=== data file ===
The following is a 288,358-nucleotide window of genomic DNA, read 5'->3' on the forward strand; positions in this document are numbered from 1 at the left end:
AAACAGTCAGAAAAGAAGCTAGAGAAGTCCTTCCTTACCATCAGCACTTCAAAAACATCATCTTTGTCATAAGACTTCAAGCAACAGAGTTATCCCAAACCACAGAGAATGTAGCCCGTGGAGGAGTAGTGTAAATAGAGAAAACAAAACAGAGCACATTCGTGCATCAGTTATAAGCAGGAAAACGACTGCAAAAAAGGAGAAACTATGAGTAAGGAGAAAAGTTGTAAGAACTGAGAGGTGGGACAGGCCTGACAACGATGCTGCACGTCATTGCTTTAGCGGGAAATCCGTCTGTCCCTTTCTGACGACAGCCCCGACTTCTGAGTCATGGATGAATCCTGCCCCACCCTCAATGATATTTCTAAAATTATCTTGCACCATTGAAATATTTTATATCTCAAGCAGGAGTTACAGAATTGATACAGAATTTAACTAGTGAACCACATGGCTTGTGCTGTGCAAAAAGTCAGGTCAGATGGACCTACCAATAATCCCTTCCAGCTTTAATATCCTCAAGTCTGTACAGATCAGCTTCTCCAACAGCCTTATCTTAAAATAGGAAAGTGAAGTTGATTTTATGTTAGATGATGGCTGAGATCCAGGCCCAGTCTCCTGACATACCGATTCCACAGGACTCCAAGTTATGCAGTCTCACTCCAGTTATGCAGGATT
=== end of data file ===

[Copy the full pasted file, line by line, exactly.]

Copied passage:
The following is a 288,358-nucleotide window of genomic DNA, read 5'->3' on the forward strand; positions in this document are numbered from 1 at the left end:
AAACAGTCAGAAAAGAAGCTAGAGAAGTCCTTCCTTACCATCAGCACTTCAAAAACATCATCTTTGTCATAAGACTTCAAGCAACAGAGTTATCCCAAACCACAGAGAATGTAGCCCGTGGAGGAGTAGTGTAAATAGAGAAAACAAAACAGAGCACATTCGTGCATCAGTTATAAGCAGGAAAACGACTGCAAAAAAGGAGAAACTATGAGTAAGGAGAAAAGTTGTAAGAACTGAGAGGTGGGACAGGCCTGACAACGATGCTGCACGTCATTGCTTTAGCGGGAAATCCGTCTGTCCCTTTCTGACGACAGCCCCGACTTCTGAGTCATGGATGAATCCTGCCCCACCCTCAATGATATTTCTAAAATTATCTTGCACCATTGAAATATTTTATATCTCAAGCAGGAGTTACAGAATTGATACAGAATTTAACTAGTGAACCACATGGCTTGTGCTGTGCAAAAAGTCAGGTCAGATGGACCTACCAATAATCCCTTCCAGCTTTAATATCCTCAAGTCTGTACAGATCAGCTTCTCCAACAGCCTTATCTTAAAATAGGAAAGTGAAGTTGATTTTATGTTAGATGATGGCTGAGATCCAGGCCCAGTCTCCTGACATACCGATTCCACAGGACTCCAAGTTATGCAGTCTCACTCCAGTTATGCAGGATT